Supporting learning is an important part of good early years practice with babies, toddlers and three- to five-year-old children. Early Years Update offers a range of practical ideas to underpin the information in the Early Years Foundation Stage Principles into Practice cards
Theme: Positive Relationships
‘Children learn to be strong and independent from a base of loving and secure relationships with parents and/or key person.’
Commitment 2.3 Supporting Learning
‘Warm, trusting relationships with knowledgeable adults support children’s learning more effectively than any amount of resources.’ Areas of knowledge covered:
- listening to children
- effective teaching
- positive interactions.
This section of the EYFS framework focuses on the key role that the practitioner plays in supporting and extending young children’s learning. The DVD contains two short video sequences illustrating adult child interactions in two different settings, both emphasising the importance of being interested and aware of what children are saying and doing, and then responding appropriately.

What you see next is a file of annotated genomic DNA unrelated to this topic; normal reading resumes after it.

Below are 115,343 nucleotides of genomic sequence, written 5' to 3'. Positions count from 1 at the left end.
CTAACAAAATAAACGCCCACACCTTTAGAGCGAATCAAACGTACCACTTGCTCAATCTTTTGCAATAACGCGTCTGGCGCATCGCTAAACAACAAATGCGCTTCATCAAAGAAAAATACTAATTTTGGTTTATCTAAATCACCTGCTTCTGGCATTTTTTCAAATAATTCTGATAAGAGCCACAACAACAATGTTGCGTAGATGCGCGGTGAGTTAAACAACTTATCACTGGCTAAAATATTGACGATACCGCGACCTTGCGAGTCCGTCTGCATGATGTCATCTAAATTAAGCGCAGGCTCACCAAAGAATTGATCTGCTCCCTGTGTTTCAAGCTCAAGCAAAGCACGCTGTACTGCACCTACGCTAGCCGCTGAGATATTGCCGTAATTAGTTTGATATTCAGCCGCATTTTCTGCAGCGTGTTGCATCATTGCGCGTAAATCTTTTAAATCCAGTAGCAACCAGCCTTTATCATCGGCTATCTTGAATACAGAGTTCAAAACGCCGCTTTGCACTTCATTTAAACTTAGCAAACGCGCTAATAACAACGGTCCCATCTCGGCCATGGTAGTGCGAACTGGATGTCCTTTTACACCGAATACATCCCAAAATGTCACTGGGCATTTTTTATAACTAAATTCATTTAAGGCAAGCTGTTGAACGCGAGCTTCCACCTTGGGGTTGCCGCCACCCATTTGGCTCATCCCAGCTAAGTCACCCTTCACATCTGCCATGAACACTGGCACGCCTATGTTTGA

The disc contains the reports from the research projects Effective Pedagogy in the Early Years (EPEY) and Study of Pedagogical Effectiveness in Early Learning (SPEEL). Both are important, as they define clearly what effective pedagogy in the early years looks like and how it is put into practice in settings that provide the best outcomes for young children. The ‘in depth’ section of the DVD summarises these findings to provide a clear guide to what practitioners should do to support young children’s learning effectively.